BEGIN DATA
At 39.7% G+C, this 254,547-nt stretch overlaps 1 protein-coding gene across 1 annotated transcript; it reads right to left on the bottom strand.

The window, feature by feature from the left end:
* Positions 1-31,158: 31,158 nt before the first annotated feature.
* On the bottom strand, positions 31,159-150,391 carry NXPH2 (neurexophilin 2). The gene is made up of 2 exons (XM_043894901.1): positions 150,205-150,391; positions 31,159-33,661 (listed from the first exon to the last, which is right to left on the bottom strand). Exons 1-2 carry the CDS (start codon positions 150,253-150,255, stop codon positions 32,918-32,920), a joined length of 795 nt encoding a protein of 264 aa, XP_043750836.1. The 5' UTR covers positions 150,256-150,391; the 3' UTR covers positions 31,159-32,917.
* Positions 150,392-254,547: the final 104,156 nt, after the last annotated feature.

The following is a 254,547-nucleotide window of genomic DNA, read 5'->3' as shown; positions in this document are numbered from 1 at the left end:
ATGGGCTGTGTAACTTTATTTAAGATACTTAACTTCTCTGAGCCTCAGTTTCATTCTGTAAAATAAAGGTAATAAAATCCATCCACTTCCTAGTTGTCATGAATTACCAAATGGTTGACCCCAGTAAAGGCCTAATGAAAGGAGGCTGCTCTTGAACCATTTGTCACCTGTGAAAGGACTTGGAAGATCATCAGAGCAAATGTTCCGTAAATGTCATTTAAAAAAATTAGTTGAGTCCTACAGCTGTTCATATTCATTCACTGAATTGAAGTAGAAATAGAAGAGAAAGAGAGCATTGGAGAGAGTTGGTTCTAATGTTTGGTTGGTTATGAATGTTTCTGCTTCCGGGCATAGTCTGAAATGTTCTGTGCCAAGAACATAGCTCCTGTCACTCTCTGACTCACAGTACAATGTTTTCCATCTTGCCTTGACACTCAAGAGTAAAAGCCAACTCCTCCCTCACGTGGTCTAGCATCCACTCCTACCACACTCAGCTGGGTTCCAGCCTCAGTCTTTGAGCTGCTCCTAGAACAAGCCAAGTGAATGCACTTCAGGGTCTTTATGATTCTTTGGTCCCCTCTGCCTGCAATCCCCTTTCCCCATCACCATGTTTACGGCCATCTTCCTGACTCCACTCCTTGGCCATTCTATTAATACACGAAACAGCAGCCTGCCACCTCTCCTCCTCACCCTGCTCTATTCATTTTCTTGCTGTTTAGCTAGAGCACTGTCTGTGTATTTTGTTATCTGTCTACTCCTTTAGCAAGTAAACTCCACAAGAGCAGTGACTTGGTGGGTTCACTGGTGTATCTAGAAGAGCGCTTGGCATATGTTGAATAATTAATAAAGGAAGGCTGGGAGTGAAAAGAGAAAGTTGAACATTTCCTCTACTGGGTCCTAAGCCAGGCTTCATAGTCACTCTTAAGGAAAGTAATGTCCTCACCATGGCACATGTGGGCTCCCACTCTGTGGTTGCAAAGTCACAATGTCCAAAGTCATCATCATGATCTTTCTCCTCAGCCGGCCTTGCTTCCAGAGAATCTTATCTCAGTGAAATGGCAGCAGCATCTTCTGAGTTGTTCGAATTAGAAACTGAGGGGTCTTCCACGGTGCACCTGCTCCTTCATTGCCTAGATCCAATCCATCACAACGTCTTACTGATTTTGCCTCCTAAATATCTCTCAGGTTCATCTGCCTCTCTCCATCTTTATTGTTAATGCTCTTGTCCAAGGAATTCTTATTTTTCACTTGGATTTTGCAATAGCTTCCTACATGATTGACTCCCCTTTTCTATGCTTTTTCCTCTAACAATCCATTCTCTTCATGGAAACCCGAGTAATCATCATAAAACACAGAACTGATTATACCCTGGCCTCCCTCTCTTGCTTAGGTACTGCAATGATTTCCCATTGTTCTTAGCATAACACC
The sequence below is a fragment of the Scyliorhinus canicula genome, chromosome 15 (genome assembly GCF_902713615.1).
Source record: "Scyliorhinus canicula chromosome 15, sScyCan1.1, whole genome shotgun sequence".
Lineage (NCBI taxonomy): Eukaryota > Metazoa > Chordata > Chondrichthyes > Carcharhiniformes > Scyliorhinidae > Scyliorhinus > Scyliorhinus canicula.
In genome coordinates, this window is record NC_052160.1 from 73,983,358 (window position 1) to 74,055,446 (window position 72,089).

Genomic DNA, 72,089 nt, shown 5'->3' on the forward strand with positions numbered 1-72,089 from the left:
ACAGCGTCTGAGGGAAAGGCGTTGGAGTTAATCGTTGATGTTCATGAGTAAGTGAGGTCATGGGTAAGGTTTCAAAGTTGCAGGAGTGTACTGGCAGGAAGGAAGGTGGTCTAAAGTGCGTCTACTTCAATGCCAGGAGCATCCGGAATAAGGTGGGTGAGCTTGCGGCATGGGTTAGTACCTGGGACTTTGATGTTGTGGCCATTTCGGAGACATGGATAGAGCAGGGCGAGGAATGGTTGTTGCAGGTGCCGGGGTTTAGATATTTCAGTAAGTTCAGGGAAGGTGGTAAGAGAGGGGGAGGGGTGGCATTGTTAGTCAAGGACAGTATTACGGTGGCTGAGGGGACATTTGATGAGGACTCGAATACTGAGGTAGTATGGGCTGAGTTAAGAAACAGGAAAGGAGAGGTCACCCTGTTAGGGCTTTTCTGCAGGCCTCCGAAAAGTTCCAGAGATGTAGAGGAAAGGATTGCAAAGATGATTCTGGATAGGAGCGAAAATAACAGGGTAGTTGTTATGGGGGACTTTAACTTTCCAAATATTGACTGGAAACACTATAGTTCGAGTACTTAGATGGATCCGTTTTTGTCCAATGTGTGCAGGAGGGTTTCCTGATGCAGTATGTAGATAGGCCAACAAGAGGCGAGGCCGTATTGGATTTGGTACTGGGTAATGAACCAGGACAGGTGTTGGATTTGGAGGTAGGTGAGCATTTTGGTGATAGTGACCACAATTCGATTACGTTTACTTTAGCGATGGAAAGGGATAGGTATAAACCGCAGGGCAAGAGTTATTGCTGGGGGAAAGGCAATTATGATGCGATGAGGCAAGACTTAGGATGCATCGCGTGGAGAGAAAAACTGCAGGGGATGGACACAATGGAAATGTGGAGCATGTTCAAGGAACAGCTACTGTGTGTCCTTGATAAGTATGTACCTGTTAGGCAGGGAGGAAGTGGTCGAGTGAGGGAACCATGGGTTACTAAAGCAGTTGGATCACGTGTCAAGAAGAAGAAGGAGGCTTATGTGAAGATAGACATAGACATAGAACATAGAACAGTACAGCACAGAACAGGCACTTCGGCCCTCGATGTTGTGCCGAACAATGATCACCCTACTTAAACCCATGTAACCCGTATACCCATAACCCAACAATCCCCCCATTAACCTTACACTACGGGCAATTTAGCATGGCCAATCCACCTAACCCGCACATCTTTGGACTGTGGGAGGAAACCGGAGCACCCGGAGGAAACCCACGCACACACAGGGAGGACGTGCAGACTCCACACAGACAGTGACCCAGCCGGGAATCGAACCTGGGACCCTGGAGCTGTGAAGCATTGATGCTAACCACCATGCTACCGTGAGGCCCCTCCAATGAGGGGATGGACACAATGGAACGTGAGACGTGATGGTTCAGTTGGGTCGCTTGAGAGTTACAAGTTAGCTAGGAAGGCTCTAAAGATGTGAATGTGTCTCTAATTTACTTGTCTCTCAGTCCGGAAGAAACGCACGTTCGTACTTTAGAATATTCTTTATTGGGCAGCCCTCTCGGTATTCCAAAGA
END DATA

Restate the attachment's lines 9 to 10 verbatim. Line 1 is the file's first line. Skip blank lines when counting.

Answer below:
Source record: "Scyliorhinus canicula chromosome 15, sScyCan1.1, whole genome shotgun sequence".
Lineage (NCBI taxonomy): Eukaryota > Metazoa > Chordata > Chondrichthyes > Carcharhiniformes > Scyliorhinidae > Scyliorhinus > Scyliorhinus canicula.